Rather than Waikiki Beach, checking out Ala Moana Beach Park instead is a good way to get that iconic Diamond Head view but there tends to be a better mix of tourists and locals and it's a good place for people watching.

Have fun!
posted by helloimjennsco at 8:10 AM on August 26, 2016 [1 favorite]

After visiting Oahu last Turkey Day, here's what I'd do if I returned. We stayed at a vrbo on the North Shore in Pupukea and then the Marriott Ko Olina.

Hands down I loved loved loved being on the north shore. But not just anywhere- definitely farther east past Waimea Bay. It sounds like your wedding is soonish and so there's a chance the big swells will make north shore snorkeling impossible, but there is a small highly protected section of sharks cove (called the keiki pool to the locals :) ) where you can still have a great time for an hour or so. The north shore at Pupukea has a great little collection of funky food trucks. The hike up the Waimea Valley botanic gardens is cool, but go as soon as it opens to miss the tourist bus hordes. I loved driving all the way around to Laie and digging the crazy Mormon temple there. Just before Laie is the Malaekahana State Rec Area that is really gorgeous (I wouldn't leave anything in my car here - seems to be the only camping for miles and can attract, um, unique characters). If swells do arrive it's highly entertaining to hang out at Sunset and Banzai and just watch the surfers. There are a zillion breaks and so you can easily not be at the exact world famous break and still watch great surfers and have lots of beach to yourself, and even play in the wash. The reefs are really not far out at all so the viewing is perfect. In Pupukea there's a Foodland grocery store which will have everything you need. Nothing better than picking up $5 piece of marlin, garlic, butter, and fruit and *boom* gourmet meal in minutes.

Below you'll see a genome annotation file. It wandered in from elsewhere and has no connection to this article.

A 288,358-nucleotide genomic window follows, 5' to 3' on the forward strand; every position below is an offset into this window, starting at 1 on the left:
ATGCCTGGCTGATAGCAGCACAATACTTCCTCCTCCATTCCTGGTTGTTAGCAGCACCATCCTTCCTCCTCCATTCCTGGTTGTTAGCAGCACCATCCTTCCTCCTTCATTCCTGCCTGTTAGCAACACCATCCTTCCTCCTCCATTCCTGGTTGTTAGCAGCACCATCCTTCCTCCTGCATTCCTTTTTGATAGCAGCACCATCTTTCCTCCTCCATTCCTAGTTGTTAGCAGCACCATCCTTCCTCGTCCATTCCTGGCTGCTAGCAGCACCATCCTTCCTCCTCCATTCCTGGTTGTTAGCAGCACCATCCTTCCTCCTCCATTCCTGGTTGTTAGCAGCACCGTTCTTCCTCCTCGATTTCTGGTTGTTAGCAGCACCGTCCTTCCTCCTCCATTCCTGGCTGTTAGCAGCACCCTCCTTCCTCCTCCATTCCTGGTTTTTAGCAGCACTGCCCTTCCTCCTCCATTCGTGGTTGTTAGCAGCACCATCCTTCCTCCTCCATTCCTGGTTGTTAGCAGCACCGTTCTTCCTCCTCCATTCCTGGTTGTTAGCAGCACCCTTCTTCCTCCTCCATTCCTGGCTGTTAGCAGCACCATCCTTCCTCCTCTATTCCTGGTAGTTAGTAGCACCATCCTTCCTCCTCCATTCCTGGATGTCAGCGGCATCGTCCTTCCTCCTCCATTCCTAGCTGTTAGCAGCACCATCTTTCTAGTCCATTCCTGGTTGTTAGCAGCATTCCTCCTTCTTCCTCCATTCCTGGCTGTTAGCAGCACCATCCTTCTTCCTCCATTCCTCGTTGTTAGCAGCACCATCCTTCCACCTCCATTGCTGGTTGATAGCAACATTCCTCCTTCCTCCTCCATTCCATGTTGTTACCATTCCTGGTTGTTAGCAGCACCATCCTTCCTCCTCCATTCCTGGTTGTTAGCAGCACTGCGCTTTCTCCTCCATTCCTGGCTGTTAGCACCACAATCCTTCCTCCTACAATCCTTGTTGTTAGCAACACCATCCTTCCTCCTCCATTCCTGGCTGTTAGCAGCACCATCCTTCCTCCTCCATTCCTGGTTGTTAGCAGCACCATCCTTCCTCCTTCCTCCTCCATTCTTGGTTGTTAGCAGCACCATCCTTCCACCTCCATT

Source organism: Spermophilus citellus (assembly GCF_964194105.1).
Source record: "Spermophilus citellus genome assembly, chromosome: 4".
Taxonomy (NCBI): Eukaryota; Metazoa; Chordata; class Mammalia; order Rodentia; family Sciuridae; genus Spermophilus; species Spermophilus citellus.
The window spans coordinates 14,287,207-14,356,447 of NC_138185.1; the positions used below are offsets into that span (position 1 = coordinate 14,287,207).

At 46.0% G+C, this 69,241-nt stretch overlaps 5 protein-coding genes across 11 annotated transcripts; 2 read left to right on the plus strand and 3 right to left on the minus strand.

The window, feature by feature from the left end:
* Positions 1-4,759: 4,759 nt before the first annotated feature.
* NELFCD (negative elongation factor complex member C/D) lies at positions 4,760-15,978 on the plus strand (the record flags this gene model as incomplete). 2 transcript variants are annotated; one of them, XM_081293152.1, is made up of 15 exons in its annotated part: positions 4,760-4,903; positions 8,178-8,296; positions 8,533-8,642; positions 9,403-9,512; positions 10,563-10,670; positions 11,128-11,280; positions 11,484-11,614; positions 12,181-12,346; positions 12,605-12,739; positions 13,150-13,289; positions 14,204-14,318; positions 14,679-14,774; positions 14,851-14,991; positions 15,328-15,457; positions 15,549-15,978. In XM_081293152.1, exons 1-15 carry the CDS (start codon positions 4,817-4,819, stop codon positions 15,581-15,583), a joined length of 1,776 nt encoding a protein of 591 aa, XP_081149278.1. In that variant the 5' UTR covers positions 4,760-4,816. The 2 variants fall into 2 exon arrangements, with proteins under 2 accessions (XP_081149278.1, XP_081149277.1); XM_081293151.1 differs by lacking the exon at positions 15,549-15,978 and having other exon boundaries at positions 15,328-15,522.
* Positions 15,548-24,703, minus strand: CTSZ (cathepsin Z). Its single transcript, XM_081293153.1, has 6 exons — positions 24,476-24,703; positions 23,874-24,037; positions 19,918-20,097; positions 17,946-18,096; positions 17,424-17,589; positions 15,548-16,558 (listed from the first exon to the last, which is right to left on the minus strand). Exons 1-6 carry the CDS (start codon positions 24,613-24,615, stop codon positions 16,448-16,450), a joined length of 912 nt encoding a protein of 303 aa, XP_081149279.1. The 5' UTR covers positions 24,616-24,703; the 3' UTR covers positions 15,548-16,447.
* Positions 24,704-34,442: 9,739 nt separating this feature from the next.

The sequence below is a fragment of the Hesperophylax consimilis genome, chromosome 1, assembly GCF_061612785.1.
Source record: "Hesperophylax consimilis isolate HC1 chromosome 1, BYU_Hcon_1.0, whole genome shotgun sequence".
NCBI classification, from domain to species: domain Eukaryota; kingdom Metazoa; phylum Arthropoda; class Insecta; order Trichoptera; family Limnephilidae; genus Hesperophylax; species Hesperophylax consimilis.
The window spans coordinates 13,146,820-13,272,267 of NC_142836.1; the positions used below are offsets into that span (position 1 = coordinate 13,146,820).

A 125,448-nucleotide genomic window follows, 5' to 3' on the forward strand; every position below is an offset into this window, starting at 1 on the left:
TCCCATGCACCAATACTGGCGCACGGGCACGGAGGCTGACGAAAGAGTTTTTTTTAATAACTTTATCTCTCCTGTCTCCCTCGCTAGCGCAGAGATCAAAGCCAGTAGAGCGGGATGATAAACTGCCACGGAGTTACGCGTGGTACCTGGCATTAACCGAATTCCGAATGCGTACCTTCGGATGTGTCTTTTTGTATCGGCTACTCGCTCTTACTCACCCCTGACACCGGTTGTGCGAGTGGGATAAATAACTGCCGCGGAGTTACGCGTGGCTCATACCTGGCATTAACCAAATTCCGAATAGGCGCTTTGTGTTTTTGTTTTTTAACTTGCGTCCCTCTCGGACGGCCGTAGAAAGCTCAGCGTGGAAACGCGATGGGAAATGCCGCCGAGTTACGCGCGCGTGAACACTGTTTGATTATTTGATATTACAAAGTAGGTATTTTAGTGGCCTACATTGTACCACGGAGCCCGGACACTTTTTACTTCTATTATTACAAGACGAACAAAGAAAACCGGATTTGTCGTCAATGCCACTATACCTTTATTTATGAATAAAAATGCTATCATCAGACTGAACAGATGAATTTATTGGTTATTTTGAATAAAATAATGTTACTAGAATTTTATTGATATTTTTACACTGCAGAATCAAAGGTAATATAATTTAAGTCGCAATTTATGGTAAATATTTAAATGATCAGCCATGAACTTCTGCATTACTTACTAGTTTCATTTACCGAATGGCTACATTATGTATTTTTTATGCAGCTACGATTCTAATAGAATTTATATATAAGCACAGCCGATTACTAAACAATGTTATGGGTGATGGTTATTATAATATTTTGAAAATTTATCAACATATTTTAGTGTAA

Near the airport is a zany little tiki restaurant - La Mariana Sailing Club . It's a great place to know about if your flights intersect with the terrible terrible rush hours. Traffic *can* really stink- just learn to travel outside of rush hours, which start surprisingly early especially near downtown.

We visited Shangri La and thought it was wonderful. If art and architecture tours interest you this is well worth it. You start at the Honolulu art museum and then they shuttle you to the estate. I highly recommend this.